Brandon Dean of BEA talked about how to use BPM for compliance and improved visibility into processes. I wrote a course on compliance and BPM recently, and I was interested in how they’re seeing this roll out amongst their customer base.
Regulatory compliance (e.g., SOX) and any sort of commercial compliance (e.g., SLAs) or organizational compliance (e.g., internal KPIs) have many of the same requirements: processes need to behave in a consistent fashion, and any exceptions have to be handled using a standard method. Measurements on how well that the process is meeting its stated compliance goals are critical to understand whether or not the underlying business process is compliant. This, of course, plays directly to the strengths of BPM: providing a platform for standardizing and, where possible, automating processes; integration of multiple systems; consistent exception handling; security on the process steps and a comprehensive audit trail on who did what, and when; and monitoring and reporting for visibility into the processes and proactive alerts when they start to wander out of compliance.
Dean covered on how to position BPM for compliance, starting with a great categorization of organizational types ranging from companies that already have compliant processes but just need a better audit trail, to those that are actively trying to find ways around compliance. He made a point that I also discussed in my compliance course: if you implement compliance on a regulation-by-regulation basis, it’s a lot more expensive and time-consuming. In fact, I used a quote from a Gartner report from 2004, in the middle of the SOX gold rush:
Enterprises that choose one-off solutions for each regulatory challenge that they face will spend 10 times more on compliance projects than their counterparts that take a proactive approach.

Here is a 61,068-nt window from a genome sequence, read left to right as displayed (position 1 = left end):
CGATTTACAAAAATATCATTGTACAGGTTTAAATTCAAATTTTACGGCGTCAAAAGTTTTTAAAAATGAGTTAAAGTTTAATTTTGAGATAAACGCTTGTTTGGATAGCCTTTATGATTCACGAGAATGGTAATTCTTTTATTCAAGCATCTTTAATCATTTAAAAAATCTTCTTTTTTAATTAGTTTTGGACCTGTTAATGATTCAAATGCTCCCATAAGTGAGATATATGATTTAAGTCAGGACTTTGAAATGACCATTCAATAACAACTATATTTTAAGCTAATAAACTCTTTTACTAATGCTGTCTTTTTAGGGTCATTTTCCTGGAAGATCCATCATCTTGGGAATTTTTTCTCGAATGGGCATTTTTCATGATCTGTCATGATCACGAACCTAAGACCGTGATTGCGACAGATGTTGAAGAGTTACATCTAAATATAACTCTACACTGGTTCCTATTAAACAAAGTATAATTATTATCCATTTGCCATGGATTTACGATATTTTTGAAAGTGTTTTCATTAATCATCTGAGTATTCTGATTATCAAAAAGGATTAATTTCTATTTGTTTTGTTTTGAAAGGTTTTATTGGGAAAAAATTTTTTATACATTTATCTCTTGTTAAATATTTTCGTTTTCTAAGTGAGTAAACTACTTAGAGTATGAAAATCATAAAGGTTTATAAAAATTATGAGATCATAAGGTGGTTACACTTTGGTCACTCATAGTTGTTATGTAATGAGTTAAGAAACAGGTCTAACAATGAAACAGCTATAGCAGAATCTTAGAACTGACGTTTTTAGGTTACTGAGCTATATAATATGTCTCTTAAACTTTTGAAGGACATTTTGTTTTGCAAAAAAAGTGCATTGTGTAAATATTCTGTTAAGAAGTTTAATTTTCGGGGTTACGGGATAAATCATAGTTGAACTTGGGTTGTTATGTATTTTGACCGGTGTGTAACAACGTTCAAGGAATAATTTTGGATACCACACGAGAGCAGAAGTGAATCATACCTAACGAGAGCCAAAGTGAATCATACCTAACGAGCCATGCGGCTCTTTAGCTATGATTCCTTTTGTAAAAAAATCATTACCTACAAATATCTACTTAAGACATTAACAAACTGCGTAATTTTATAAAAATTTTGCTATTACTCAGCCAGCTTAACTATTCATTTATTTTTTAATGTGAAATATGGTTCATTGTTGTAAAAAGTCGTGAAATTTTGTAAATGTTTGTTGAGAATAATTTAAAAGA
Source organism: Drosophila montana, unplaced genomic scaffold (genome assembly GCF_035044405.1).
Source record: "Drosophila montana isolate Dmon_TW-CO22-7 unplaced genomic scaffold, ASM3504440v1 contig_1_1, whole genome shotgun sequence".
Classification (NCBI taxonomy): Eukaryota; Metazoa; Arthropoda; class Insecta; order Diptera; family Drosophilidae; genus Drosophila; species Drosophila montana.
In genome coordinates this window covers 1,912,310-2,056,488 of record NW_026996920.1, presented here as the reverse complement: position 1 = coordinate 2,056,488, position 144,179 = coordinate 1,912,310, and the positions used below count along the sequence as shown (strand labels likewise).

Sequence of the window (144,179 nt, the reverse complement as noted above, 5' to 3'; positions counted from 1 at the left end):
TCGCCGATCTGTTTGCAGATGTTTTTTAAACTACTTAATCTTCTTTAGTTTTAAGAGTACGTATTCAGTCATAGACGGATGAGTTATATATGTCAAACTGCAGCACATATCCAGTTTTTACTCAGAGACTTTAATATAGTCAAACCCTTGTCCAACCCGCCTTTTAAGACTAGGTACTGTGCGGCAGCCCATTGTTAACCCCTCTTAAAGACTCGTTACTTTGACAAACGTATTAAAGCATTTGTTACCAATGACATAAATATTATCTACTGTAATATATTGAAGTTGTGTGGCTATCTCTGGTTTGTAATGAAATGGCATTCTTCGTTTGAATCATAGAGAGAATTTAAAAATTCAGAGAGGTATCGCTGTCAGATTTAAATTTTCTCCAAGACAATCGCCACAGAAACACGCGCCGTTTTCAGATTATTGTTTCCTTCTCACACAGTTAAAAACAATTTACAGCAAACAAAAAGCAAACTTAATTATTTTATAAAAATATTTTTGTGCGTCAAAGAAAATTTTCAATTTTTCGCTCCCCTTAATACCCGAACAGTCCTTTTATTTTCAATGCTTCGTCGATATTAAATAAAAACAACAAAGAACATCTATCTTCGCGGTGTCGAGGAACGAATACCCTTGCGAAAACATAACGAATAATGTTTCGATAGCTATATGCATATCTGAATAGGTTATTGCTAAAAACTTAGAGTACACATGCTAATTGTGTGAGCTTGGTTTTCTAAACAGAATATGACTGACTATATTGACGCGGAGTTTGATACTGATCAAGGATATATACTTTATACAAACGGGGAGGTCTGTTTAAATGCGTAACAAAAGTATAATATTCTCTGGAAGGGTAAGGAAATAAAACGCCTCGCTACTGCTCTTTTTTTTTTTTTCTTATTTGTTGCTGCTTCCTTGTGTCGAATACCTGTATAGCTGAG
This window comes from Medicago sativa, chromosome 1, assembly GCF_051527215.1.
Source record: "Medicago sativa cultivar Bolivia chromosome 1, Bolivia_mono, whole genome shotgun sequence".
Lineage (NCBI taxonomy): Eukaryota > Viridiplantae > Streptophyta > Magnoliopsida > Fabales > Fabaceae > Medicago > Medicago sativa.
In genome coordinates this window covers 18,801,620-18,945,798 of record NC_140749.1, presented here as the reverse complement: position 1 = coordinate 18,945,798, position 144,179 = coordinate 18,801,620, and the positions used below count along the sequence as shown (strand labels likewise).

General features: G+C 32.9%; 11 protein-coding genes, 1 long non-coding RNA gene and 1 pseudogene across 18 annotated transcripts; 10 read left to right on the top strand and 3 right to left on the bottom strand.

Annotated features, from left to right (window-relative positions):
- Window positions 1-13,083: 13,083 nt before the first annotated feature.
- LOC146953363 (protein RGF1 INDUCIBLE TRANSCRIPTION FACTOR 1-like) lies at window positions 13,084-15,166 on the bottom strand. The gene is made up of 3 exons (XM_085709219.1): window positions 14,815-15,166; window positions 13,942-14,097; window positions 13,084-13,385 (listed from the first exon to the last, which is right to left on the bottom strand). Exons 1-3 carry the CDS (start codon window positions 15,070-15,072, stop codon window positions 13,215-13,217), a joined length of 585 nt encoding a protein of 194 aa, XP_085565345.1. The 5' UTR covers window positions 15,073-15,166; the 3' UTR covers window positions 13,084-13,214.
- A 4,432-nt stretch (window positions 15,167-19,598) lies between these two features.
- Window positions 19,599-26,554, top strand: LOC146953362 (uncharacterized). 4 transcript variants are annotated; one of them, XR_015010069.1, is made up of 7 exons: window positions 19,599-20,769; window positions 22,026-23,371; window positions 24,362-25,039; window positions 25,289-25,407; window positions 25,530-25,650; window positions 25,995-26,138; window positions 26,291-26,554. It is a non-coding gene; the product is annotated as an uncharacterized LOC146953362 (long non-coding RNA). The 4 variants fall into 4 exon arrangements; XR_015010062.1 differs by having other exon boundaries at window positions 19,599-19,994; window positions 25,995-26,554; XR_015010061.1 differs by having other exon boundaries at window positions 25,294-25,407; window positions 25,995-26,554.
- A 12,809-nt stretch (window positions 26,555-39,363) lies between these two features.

He went through a number of case studies and how their compliance was facilitated by BPM:
- Dental insurance claims processing, which started out as a completely manual process that had no audit trail and didn’t enforce standard rates and practices. Using BPM, they not only had some processes decrease cycle time from 3 days to 8 minutes, but they were able to meet HIPAA compliance requirements.
- Trade processing, where the SLA was not being met and they were risking losing the ability to execute trades. BPM allowed them to set alerts on trades that arrived but didn’t complete for some reason, so that any manual intervention required could be performed in time to meet their SLA. This also allowed them to do follow-the-sun processing for more intelligent human resource allocation.
- Residential mortgage processing, which wasn’t able to track requests for special handling in loan origination, and was causing them to lose customers. Using BPM, documents were automatically rendezvoused with waiting processes, and the processes presented for work at the point when they were ready to be processed rather than having people track the missing documents manually. This also automated feedback to the brokers to submit the necessary documents to reduce the wait time. A major gain was in making sure that all the information was gathered in a timely manner, and not presented for processing until all the information was available.
Although I think that Dean’s definition of compliance is a bit stretched to include both customer SLAs and internal KPIs, his points are valid for developing many types of business cases for BPM.